Bush Administration Officials Bar Lawyer Applicants on the Basis of Political Beliefs

An inspector general report has found that the Bush Justice Department barred applicants on the basis of their political views. It is further proof of the open politicalization of the Justice Department by the Bush Administration, including selections for the honors program — long treated as completely apolitical.

Where Monica Goodling was the prior culprit of the politicalization of the department, this scandal has Esther McDonald, who abruptly resigned when asked to answer questions. Only three years out of law school, McDonald was put on the committee to approve nominees. She researched honors program candidates for political affiliation and rejected anyone who used such terms as “environmental justice” and “social justice.”

For the full story, click here and here.

14 thoughts on “Bush Administration Officials Bar Lawyer Applicants on the Basis of Political Beliefs”

  1. “As I have said repeatedly here, it’s not acceptable for this administration to ’slip outta town’, unscathed, for this nor the series of other ‘alleged’ crimes against the United States.”

    Ah… Nancy Pelosi.

    Guardian of the Constitution par excellance.

  2. My point is that what should be Front Page News is that we have not resolved the most obvious round of ‘politicization’ ie where Monica Goodling, under an immunity deal, admitted to having ‘crossed the line’ polically at DOJ, in supporting the Bush agenda with respect to new lawyer hires, which ultimately led to the nine(9) US Attorney firings and their questionable replacement – midterm.

    As I have said repeatedly here, it’s not acceptable for this administration to ‘slip outta town’, unscathed, for this nor the series of other ‘alleged’ crimes against the United States.

    My patience is running thin with the fact that it’s almost July and we have nothing on the books to show for all levels of aggravation, particularly the repeated assaults upon the Constitution and our republican form of government perpetrated at the hands of the Bush Administration for nearly eight years years.

    Enough already. I expect accountability.

  3. Patty C:

    It’s front page news, but it’s only the District Court level, and any adverse ruling will surely be stayed during the inevitable appeal. Interesting, but probably not ripe for JT commentary until at least the DC Circuit Court of Appeals gets it, but who knows JT may deem it worthy now. We’ll just see.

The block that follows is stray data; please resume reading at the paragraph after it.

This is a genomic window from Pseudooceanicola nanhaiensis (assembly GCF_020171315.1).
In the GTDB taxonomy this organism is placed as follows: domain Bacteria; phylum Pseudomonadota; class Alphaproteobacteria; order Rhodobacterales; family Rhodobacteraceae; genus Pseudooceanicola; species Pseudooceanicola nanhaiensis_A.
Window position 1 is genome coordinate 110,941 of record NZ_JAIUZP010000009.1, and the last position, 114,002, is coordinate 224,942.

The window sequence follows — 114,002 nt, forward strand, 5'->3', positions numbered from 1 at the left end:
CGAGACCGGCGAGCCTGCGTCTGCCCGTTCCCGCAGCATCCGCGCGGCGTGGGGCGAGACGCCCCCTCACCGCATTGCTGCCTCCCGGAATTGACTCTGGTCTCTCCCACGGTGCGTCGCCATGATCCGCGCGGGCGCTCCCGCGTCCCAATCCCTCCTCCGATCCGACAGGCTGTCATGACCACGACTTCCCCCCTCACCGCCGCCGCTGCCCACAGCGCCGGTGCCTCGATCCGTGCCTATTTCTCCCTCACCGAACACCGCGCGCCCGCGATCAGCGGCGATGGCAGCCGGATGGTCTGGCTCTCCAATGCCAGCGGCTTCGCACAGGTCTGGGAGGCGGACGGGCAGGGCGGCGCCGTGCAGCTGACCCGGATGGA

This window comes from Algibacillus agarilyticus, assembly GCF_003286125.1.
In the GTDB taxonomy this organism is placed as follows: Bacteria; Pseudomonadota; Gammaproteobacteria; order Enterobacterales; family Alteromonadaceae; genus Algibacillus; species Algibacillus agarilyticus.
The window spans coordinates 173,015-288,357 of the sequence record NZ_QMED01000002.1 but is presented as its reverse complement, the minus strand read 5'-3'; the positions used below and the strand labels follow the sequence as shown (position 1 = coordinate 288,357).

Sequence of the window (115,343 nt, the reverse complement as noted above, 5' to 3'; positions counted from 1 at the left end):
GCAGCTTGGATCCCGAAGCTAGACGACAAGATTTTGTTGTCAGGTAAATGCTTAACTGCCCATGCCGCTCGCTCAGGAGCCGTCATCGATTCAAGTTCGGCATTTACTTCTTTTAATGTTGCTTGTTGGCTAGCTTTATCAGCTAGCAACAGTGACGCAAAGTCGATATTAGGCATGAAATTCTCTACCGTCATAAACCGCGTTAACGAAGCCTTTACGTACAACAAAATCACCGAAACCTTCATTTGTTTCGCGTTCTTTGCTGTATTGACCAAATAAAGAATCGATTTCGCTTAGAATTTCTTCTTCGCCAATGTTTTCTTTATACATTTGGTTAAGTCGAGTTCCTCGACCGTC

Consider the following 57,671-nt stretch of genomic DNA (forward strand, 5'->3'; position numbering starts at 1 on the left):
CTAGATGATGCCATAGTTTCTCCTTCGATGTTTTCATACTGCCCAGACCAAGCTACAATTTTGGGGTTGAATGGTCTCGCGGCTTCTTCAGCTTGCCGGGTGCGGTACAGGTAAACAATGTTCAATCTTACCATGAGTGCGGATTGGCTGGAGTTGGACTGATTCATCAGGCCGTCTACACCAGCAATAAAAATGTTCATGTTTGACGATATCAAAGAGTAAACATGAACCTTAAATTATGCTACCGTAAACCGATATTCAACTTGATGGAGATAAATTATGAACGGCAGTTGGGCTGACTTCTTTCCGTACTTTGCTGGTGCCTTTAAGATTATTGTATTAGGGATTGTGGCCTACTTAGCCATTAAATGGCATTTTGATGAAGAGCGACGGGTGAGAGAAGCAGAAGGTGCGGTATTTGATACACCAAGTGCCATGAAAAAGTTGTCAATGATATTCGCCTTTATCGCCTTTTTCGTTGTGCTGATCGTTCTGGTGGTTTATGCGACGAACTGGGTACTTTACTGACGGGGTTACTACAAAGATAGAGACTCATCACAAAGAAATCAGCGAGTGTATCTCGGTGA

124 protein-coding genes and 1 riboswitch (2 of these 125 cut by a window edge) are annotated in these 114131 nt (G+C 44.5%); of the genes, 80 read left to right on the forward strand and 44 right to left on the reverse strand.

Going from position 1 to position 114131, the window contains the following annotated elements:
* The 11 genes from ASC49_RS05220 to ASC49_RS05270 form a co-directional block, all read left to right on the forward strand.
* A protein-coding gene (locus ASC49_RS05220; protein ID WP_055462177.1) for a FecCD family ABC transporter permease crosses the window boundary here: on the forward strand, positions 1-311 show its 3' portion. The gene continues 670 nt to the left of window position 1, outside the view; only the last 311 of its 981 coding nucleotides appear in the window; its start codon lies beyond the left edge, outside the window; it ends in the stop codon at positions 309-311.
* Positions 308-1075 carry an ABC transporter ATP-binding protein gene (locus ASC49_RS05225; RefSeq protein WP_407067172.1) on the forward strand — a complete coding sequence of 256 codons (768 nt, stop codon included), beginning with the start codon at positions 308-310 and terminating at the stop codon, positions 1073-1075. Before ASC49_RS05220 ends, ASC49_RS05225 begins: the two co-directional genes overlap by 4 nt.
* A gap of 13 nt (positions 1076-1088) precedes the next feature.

4. Hah! – loaded question, Jill… 😉

    He looked and seemed fine on KO last night, and is scheduled to testify before the Judiciary Committee today.

  5. Patty C wrote:
    Front Page News type material right here, rafflaw. It’s the end of June, already. Where’s JT?

    GOOD question! I’ll relax more when I see his first post after giving his testimony.

  6. That’s been obvious for quite sometime AND with everything else going on, it’s more important than ever that these matters, and others, proceed unobstructed and at something better than a snail’s pace, wouldn’t you agree?

  7. Dundar,
    It is a real shame that you are either so partisan that you overlook facts or maybe you just don’t understand. The attorney positions we are talking about are not political appointments. Every administration has their political appointments, but not even Robert Kennedy politicized the rank and file as this administration has done. If you have evidence of Robert Kennedy doing this, share it with the class.
    Patty C.
    The Bush administration is playing out the clock and they may get away with it.

  8. Front Page News type material right here, rafflaw. It’s the end of June, already. Where’s JT?


    Judge challenges Bush’s immunity claim
    Privilege asserted for top advisers
    By James Rowley
    Bloomberg / June 24, 2008

    A US judge voiced doubts yesterday about President Bush’s assertion that his top advisers are completely immune from being forced to testify before a House panel investigating the firing of federal prosecutors.

    US District Judge John Bates repeatedly challenged an administration lawyer to cite legal justification for the refusal of former White House counsel Harriet Miers and Chief of Staff Joshua Bolten to obey subpoenas to appear before the House Judiciary Committee.

    The panel in Washington sought testimony and documents from Miers about whether White House aides orchestrated the nine dismissals for improper political motivations, such as to spur prosecution of Democrats or protect Republicans.